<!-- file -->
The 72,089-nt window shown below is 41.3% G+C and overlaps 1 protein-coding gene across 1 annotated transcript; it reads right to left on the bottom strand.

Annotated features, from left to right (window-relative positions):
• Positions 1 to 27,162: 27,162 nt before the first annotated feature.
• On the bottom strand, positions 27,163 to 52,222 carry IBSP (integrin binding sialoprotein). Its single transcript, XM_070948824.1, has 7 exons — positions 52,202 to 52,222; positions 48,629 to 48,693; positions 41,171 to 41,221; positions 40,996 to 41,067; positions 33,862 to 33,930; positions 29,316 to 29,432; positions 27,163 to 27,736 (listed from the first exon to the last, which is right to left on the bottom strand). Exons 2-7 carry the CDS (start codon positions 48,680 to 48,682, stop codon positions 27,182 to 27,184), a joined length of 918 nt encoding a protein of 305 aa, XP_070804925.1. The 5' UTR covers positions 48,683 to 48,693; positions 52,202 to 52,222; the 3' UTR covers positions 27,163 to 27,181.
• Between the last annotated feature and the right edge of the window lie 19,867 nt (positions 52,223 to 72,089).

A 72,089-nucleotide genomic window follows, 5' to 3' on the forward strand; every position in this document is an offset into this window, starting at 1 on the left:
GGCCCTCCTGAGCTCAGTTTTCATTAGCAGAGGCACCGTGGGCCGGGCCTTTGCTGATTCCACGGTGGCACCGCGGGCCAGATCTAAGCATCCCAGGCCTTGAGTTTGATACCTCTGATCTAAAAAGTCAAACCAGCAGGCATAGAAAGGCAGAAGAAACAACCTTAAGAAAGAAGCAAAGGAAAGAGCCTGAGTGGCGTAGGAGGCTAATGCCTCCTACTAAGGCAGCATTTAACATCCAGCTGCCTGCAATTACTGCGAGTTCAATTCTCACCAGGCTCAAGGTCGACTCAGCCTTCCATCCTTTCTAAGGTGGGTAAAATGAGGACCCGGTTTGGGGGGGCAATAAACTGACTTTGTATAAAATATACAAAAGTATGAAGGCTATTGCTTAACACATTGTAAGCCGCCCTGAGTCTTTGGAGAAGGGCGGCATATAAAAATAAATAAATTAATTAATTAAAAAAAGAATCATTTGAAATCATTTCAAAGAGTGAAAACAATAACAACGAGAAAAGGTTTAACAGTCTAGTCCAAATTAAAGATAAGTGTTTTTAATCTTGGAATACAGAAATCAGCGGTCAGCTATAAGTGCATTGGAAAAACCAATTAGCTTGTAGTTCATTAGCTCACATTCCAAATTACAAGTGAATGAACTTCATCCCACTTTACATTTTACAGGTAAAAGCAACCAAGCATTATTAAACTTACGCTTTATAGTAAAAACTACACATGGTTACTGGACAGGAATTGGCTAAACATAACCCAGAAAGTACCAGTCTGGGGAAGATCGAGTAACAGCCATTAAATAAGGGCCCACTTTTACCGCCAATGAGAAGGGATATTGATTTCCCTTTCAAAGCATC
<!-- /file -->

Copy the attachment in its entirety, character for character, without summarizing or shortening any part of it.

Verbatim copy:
The 72,089-nt window shown below is 41.3% G+C and overlaps 1 protein-coding gene across 1 annotated transcript; it reads right to left on the bottom strand.

Annotated features, from left to right (window-relative positions):
• Positions 1 to 27,162: 27,162 nt before the first annotated feature.
• On the bottom strand, positions 27,163 to 52,222 carry IBSP (integrin binding sialoprotein). Its single transcript, XM_070948824.1, has 7 exons — positions 52,202 to 52,222; positions 48,629 to 48,693; positions 41,171 to 41,221; positions 40,996 to 41,067; positions 33,862 to 33,930; positions 29,316 to 29,432; positions 27,163 to 27,736 (listed from the first exon to the last, which is right to left on the bottom strand). Exons 2-7 carry the CDS (start codon positions 48,680 to 48,682, stop codon positions 27,182 to 27,184), a joined length of 918 nt encoding a protein of 305 aa, XP_070804925.1. The 5' UTR covers positions 48,683 to 48,693; positions 52,202 to 52,222; the 3' UTR covers positions 27,163 to 27,181.
• Between the last annotated feature and the right edge of the window lie 19,867 nt (positions 52,223 to 72,089).

A 72,089-nucleotide genomic window follows, 5' to 3' on the forward strand; every position in this document is an offset into this window, starting at 1 on the left:
GGCCCTCCTGAGCTCAGTTTTCATTAGCAGAGGCACCGTGGGCCGGGCCTTTGCTGATTCCACGGTGGCACCGCGGGCCAGATCTAAGCATCCCAGGCCTTGAGTTTGATACCTCTGATCTAAAAAGTCAAACCAGCAGGCATAGAAAGGCAGAAGAAACAACCTTAAGAAAGAAGCAAAGGAAAGAGCCTGAGTGGCGTAGGAGGCTAATGCCTCCTACTAAGGCAGCATTTAACATCCAGCTGCCTGCAATTACTGCGAGTTCAATTCTCACCAGGCTCAAGGTCGACTCAGCCTTCCATCCTTTCTAAGGTGGGTAAAATGAGGACCCGGTTTGGGGGGGCAATAAACTGACTTTGTATAAAATATACAAAAGTATGAAGGCTATTGCTTAACACATTGTAAGCCGCCCTGAGTCTTTGGAGAAGGGCGGCATATAAAAATAAATAAATTAATTAATTAAAAAAAGAATCATTTGAAATCATTTCAAAGAGTGAAAACAATAACAACGAGAAAAGGTTTAACAGTCTAGTCCAAATTAAAGATAAGTGTTTTTAATCTTGGAATACAGAAATCAGCGGTCAGCTATAAGTGCATTGGAAAAACCAATTAGCTTGTAGTTCATTAGCTCACATTCCAAATTACAAGTGAATGAACTTCATCCCACTTTACATTTTACAGGTAAAAGCAACCAAGCATTATTAAACTTACGCTTTATAGTAAAAACTACACATGGTTACTGGACAGGAATTGGCTAAACATAACCCAGAAAGTACCAGTCTGGGGAAGATCGAGTAACAGCCATTAAATAAGGGCCCACTTTTACCGCCAATGAGAAGGGATATTGATTTCCCTTTCAAAGCATC